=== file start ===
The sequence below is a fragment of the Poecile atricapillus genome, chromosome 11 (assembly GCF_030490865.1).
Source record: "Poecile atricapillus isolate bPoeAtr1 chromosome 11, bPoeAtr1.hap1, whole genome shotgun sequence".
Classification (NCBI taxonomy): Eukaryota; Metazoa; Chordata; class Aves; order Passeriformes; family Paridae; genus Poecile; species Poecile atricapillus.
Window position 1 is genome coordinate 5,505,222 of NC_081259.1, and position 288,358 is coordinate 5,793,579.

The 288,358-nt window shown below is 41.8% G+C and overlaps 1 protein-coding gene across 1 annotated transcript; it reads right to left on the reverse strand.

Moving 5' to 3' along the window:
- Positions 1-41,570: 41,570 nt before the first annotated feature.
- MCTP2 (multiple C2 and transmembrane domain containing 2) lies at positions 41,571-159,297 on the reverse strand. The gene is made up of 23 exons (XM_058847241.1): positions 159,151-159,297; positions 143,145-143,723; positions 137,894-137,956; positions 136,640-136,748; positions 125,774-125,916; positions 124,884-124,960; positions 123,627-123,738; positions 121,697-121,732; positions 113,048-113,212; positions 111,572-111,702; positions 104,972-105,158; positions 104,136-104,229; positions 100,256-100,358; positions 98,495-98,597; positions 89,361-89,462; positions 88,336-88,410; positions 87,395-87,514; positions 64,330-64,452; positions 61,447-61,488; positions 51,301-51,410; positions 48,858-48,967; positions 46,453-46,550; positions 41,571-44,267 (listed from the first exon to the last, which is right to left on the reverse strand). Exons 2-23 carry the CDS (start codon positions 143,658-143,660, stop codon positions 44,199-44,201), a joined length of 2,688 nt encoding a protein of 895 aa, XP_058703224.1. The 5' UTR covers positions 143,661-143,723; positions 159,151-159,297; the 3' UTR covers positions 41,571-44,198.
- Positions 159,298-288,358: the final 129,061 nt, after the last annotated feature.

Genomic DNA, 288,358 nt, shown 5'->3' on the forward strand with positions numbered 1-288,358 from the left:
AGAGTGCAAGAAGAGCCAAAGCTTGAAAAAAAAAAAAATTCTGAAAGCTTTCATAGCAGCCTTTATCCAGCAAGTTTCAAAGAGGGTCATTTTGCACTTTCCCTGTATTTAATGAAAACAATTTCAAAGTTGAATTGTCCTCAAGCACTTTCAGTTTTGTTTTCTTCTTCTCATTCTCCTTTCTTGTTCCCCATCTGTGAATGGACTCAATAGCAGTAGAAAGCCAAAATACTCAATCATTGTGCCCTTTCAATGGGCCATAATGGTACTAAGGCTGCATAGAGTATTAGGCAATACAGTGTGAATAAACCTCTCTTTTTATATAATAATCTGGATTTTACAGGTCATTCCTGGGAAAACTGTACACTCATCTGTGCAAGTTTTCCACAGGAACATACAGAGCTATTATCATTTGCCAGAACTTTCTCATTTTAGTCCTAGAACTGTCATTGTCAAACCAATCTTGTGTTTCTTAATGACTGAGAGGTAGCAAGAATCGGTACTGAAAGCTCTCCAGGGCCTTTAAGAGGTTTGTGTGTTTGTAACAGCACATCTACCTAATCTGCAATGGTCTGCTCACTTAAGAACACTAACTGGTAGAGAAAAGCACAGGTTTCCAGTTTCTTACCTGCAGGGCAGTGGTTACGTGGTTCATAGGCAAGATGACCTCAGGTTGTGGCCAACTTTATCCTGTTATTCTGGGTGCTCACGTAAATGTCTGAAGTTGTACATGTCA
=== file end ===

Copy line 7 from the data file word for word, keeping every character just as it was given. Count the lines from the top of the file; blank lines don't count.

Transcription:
- Positions 1-41,570: 41,570 nt before the first annotated feature.